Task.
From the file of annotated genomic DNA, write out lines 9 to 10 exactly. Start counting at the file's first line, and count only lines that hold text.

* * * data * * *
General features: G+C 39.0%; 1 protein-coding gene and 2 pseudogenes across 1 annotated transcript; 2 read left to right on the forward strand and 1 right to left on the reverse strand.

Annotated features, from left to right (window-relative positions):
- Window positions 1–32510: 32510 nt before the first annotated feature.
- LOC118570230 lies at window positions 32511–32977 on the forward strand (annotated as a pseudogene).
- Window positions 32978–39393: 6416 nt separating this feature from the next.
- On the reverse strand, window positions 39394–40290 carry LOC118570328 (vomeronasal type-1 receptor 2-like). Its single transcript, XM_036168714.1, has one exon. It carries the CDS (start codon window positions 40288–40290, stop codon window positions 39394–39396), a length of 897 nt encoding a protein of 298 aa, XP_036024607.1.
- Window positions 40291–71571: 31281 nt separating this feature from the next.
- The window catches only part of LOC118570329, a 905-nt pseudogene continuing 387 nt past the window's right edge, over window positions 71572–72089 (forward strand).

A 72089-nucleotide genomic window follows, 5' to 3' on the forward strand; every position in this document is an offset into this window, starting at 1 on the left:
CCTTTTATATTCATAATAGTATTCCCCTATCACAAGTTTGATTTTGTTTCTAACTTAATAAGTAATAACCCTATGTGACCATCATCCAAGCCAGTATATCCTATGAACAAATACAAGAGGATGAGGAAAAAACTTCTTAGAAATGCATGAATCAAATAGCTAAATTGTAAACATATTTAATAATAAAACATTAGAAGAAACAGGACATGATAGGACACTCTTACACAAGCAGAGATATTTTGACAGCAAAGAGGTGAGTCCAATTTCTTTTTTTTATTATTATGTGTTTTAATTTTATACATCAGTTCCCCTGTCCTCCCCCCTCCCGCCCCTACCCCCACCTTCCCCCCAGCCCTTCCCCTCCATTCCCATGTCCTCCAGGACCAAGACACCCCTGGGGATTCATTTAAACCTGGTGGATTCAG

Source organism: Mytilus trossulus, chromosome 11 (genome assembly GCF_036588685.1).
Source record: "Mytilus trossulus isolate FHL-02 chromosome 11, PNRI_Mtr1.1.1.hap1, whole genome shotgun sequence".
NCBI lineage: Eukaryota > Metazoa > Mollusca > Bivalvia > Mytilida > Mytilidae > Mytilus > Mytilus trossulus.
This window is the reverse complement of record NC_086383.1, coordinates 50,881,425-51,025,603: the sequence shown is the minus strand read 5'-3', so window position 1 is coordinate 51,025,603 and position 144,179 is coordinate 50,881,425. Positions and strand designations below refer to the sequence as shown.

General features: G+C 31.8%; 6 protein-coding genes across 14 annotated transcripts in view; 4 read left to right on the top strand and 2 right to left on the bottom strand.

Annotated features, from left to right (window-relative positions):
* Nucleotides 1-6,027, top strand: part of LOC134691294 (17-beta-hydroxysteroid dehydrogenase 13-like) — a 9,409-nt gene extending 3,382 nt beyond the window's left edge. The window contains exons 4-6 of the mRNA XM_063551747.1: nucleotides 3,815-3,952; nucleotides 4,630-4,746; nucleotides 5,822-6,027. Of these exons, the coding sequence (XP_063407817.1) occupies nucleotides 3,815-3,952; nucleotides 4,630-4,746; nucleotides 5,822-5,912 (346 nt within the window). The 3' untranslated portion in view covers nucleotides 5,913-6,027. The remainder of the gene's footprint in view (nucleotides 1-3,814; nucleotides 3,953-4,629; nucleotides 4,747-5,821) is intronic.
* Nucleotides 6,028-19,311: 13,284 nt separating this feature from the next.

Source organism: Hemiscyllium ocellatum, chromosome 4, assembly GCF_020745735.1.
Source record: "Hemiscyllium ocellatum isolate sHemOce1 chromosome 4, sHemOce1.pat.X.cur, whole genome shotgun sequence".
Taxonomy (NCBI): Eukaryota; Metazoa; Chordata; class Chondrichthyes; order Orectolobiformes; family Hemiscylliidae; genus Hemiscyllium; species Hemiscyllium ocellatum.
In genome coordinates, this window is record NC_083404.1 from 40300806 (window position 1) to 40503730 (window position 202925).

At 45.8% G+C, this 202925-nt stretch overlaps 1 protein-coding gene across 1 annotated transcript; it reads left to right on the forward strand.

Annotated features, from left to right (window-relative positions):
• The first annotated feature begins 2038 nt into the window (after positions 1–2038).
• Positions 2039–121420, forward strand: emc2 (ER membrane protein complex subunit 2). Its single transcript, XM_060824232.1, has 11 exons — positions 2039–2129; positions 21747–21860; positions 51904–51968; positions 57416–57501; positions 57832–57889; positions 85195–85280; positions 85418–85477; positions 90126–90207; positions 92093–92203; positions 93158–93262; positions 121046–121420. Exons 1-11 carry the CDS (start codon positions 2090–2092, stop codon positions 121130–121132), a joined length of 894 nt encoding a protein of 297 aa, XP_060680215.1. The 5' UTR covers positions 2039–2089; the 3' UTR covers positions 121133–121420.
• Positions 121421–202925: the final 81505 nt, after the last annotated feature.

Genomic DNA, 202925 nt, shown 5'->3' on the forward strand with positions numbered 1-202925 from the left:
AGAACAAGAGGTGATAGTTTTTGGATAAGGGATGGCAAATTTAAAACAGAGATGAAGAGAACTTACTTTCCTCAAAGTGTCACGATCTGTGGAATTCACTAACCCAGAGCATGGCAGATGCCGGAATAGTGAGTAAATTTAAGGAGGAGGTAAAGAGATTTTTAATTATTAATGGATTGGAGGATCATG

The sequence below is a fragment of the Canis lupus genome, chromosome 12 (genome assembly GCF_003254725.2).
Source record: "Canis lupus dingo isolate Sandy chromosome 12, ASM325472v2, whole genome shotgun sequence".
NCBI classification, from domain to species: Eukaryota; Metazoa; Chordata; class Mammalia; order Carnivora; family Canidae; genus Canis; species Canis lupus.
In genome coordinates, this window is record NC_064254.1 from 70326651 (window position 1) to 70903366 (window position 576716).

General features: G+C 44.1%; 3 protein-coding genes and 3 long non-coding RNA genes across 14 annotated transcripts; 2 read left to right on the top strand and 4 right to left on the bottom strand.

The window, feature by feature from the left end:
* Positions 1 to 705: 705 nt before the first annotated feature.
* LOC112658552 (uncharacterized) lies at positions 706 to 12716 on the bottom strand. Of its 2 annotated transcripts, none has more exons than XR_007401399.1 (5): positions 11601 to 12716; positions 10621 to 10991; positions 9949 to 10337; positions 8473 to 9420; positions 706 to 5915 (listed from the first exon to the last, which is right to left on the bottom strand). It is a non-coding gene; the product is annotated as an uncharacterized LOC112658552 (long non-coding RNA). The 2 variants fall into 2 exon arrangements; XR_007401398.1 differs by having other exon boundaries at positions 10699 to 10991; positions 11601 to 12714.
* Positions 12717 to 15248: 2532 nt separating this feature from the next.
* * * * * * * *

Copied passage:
A 72089-nucleotide genomic window follows, 5' to 3' on the forward strand; every position in this document is an offset into this window, starting at 1 on the left:
CCTTTTATATTCATAATAGTATTCCCCTATCACAAGTTTGATTTTGTTTCTAACTTAATAAGTAATAACCCTATGTGACCATCATCCAAGCCAGTATATCCTATGAACAAATACAAGAGGATGAGGAAAAAACTTCTTAGAAATGCATGAATCAAATAGCTAAATTGTAAACATATTTAATAATAAAACATTAGAAGAAACAGGACATGATAGGACACTCTTACACAAGCAGAGATATTTTGACAGCAAAGAGGTGAGTCCAATTTCTTTTTTTTATTATTATGTGTTTTAATTTTATACATCAGTTCCCCTGTCCTCCCCCCTCCCGCCCCTACCCCCACCTTCCCCCCAGCCCTTCCCCTCCATTCCCATGTCCTCCAGGACCAAGACACCCCTGGGGATTCATTTAAACCTGGTGGATTCAG